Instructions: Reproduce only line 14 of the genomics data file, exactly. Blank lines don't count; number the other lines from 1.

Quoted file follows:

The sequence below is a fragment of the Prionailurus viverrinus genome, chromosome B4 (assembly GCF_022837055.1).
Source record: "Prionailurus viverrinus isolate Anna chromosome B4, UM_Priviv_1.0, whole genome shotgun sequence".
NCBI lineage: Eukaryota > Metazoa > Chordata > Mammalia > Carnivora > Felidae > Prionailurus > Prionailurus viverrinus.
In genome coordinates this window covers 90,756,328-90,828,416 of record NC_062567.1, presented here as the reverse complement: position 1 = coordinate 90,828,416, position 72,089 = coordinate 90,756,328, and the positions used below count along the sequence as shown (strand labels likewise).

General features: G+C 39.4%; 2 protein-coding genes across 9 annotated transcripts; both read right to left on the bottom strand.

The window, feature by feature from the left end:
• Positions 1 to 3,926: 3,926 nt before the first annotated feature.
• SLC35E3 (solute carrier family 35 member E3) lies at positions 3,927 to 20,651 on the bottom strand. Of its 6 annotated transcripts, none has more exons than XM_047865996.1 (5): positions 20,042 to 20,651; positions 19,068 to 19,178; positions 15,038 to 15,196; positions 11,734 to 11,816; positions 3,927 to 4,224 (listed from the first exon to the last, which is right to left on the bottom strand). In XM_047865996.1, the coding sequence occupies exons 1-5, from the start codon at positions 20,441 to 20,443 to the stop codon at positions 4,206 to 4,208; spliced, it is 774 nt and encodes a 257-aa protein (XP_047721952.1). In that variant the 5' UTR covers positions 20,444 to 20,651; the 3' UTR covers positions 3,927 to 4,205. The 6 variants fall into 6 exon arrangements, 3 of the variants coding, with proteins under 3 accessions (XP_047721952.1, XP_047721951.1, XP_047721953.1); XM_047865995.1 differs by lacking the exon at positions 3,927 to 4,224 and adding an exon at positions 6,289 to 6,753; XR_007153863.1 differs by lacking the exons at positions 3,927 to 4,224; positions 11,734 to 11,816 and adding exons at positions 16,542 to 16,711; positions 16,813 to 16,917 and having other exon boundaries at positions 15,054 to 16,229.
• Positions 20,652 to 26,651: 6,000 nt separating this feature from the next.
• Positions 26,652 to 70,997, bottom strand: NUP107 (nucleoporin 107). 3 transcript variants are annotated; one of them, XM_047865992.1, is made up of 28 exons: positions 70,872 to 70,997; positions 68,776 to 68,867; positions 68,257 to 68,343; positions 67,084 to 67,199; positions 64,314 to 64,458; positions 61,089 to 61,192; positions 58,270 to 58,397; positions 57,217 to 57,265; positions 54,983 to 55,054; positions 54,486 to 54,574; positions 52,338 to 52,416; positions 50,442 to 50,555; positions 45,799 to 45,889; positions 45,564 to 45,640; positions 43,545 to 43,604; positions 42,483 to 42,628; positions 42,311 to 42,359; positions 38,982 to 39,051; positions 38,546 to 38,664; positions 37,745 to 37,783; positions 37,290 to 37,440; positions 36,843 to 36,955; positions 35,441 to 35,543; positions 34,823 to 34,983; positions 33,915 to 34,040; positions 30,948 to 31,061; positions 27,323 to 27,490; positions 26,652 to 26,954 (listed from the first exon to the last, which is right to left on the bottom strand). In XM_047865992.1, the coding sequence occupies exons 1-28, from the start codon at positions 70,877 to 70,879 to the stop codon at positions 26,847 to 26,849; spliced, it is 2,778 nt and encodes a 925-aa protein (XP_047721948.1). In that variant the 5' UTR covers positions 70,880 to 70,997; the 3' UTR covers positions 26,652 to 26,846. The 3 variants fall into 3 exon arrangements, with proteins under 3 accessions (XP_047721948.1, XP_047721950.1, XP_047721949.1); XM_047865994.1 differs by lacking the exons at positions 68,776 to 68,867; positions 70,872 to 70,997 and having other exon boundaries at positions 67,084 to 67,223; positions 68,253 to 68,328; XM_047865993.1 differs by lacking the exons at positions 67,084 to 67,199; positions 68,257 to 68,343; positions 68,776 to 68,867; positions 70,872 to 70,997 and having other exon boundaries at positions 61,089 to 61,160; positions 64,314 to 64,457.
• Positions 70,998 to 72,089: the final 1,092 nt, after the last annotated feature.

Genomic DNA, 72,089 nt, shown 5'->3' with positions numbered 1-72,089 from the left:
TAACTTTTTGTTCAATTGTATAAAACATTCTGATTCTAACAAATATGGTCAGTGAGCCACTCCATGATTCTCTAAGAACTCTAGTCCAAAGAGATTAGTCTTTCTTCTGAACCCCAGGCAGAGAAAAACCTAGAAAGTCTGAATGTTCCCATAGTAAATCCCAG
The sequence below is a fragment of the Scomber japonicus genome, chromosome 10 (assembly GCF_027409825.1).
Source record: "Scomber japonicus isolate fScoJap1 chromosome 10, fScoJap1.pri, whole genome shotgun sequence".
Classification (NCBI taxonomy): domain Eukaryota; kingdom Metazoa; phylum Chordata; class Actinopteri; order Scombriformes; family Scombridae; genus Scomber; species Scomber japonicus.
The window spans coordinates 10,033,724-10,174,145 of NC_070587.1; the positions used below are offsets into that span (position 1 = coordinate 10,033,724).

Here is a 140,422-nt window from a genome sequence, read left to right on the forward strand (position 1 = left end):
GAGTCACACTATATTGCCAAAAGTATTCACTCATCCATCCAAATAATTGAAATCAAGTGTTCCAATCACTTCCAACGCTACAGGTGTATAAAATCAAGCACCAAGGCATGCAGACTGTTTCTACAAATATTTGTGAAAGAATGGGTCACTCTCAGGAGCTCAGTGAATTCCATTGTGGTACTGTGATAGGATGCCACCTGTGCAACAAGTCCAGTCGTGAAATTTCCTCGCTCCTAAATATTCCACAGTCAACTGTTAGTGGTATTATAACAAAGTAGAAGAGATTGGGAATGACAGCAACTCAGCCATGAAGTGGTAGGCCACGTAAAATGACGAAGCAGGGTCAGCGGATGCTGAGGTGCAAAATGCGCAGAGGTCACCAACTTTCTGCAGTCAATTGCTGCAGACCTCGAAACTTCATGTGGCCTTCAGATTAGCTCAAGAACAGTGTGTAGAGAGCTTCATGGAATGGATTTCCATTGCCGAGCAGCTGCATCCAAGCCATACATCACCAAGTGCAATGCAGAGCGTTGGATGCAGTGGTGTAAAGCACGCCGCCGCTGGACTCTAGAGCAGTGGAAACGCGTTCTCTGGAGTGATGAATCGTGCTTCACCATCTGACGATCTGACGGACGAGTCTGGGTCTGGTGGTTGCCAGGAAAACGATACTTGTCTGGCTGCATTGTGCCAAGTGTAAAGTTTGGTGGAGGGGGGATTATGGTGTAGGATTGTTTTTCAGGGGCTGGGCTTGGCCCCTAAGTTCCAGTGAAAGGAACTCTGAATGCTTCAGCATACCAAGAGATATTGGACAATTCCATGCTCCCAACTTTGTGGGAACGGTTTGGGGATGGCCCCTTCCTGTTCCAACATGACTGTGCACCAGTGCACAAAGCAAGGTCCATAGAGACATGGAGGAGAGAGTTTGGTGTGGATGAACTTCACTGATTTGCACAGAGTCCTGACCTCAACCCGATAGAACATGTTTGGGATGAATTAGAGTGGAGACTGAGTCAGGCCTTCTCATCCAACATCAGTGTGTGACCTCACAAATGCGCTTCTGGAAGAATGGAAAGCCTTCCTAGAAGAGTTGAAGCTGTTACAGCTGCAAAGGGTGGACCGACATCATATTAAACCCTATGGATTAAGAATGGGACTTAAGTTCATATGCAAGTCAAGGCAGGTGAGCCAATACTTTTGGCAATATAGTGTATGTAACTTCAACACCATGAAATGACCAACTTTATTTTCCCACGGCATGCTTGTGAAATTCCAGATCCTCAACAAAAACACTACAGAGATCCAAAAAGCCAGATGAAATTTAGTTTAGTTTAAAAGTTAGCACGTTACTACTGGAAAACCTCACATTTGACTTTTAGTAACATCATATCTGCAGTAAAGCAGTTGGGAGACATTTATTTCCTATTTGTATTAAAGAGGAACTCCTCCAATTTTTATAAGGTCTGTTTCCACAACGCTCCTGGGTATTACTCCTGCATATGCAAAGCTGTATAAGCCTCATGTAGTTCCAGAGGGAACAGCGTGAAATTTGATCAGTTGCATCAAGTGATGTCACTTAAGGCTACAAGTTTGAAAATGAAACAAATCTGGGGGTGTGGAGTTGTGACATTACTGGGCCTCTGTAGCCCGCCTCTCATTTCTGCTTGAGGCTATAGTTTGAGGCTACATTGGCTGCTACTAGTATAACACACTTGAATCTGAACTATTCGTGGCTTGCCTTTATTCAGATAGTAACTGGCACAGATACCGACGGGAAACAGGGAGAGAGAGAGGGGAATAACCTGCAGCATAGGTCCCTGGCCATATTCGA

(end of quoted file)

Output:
The sequence below is a fragment of the Scomber japonicus genome, chromosome 10 (assembly GCF_027409825.1).